Green salad


It’s unquestionably green, although I’m not quite sure why it’s called a salad. Our dear friend D has often spoken of his paternal grandmother’s green salad. It is something that his family serves at every Thanksgiving and Christmas meal. The subject first came up a few years ago when we discussed the idea of organizing a potluck meal where each guest would contribute a dish that was a family specialty or part of a family tradition—something that we looked forward to eating on special occasions. I have to confess that when D described the green salad of his childhood (a combination of lime jelly, pineapple, whipped cream, mini marshmallows and cheddar cheese), I wasn’t particularly enthused by the thought of tasting it.

Our plans for that particular potluck meal fell through, but D had emailed his mom for the recipe and bought a box of lime Jell-O—the main ingredient in green salad. (I have since discovered that lime Jell-O can be difficult to find in Singapore. D insists that it has to be made with Jell-O and no other brand.) When D moved back to the US in late 2004, he left me with his box of Jell-O and a copy of his mom’s recipe wrapped around it, promising that he would return to make me his favourite green salad before the stuff expired in October 2005. Unfortunately, he didn’t. Or rather, he returned but never got around to making it.

His email print-out has sat in my recipe notebook for three years. While I wasn’t too crazy about the idea of the salad, I enjoyed reading his mom’s recipe and her careful deconstruction of cookbook recipe-speak (including descriptions of what “soft-peaks” and “fold” mean). To me, her recipe and D’s green salad capture the essence of what makes food so special: love. By that, I mean the unspoken affection that goes into preparing it and that grows out of receiving or savouring it. We tasted his green salad last Saturday. (By the way, even though it’s called salad, it’s a dessert.) My taste buds couldn’t quite get around the cheddar cheese, but I did finally get it. This wasn’t so much a gastronomic epiphany as it was an emotional one. It was akin to tasting someone’s memory and that can sometimes be much more special than tasting truffles or caviar.

The whipped cream tempered the sugariness of the jelly and the airiness of both the marshmallows and cream gave the dessert a mousse-like quality. Crushed pineapple took the edge off the brash lime flavouring and the cheddar brought a dairy richness and subtle savoury accent to the combination. I’ve noticed that most other recipes for green salad or holiday green salad call for cream cheese. The addition of cheddar may have been D’s grandma’s innovation. D’s green salad reminded me of a similarly flavoured ice lolly (minus the cheese) that my school friends often ate and prompted me to think of tuckshops and giggling schoolgirls. It also awoke my own dormant weakness for Bird’s Custard poured over cooked fruit (something I developed an affection for after having eaten a year’s worth of English school lunches as a young child). This may not be a sophisticated dish, but it hits a very specific sentimental spot.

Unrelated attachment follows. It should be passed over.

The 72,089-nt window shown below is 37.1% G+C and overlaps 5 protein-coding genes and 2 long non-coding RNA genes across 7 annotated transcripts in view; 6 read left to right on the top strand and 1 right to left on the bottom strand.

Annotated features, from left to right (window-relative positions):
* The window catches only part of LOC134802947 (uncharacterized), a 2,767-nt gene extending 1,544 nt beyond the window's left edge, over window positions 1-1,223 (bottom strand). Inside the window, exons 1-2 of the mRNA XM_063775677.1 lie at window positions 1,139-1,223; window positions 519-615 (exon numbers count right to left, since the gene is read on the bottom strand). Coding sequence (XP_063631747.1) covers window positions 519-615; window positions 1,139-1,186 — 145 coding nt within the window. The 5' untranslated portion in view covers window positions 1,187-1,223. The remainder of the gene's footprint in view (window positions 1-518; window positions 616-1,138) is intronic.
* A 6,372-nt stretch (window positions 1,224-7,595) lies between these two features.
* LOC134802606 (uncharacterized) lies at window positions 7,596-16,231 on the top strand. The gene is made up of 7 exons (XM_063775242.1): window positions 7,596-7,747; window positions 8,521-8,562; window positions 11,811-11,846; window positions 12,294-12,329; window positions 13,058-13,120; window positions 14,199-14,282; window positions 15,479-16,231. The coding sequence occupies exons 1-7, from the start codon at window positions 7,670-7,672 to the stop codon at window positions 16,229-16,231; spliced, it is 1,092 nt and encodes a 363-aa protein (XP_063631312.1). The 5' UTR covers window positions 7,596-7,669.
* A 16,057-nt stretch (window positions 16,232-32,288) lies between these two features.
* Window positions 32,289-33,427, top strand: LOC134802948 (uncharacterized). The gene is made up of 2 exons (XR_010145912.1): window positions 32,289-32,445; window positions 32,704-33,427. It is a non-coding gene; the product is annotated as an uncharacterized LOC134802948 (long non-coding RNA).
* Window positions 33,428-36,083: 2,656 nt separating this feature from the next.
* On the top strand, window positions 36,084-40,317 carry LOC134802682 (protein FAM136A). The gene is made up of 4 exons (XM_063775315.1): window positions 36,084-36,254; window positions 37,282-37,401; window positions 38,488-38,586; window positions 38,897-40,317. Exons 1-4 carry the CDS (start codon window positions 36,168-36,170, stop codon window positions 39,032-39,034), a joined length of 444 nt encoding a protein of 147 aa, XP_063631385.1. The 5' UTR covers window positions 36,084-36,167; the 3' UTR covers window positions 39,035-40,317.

More importantly, it is a dessert that will be added to my list of D’s favourites (alongside pecan pie and pumpkin pie). While I am constantly blown away by intricate and exotic dishes, oftentimes, it is the simplest ones that seem most genuine in their expression of a cook’s love. To know what your loved ones take the greatest pleasure in eating requires an intimate understanding of who they are deep inside. It thrills me when our friend BG wolfs down home made coleslaw and steamed chocolate pudding or when N continues to rave about the pork belly I once served him because it reminded him of a dish he ate as a child. I know that a simple steamed custard filled with minced pork (but not the lean stuff sold at supermarkets) and salted duck egg yolks or his mom’s banana cake makes my husband happy. I reckon that in the long run that’s what matters most.

Green Salad
Serves 6-8

6oz package of lime Jell-O
2 cups mini marshmallows
1 can (8oz) crushed pineapple in heavy syrup (I couldn’t find crushed pineapple and substituted it with a 567gram can of pineapple chunks. The chunks need to be finely diced.)
1 cup heavy whipping cream
½ cup or less grated cheddar cheese (I have to confess I omitted this in mine.)

Pour 1 cup of boiling water over the lime Jell-O. Stir until the Jell-O dissolves (a little over a minute). Stir in the marshmallows, pineapple and the liquid in the can. I did this in a large glass measuring jug.

Chill the mixture until it is soft-set. It should be very thick. I’ve seen other recipes state that it should be refrigerated for 1 to 1½ hours.

Whip the cream to soft peaks. Gently fold the whipped cream and cheese into the Jell-O mixture. Pour the mixture into a large serving dish (I opted for individual portions) and refrigerate until firm.

About Su-Lyn Tan

Su-Lyn is Aun's better half and for many years, the secret Editor behind this blog known to readers simply as S. Su-Lyn is an obsessive cook and critical eater whose two favourite pastimes are spending time with her three kids and spending time in the kitchen. She looks forward to combining the two in the years to come.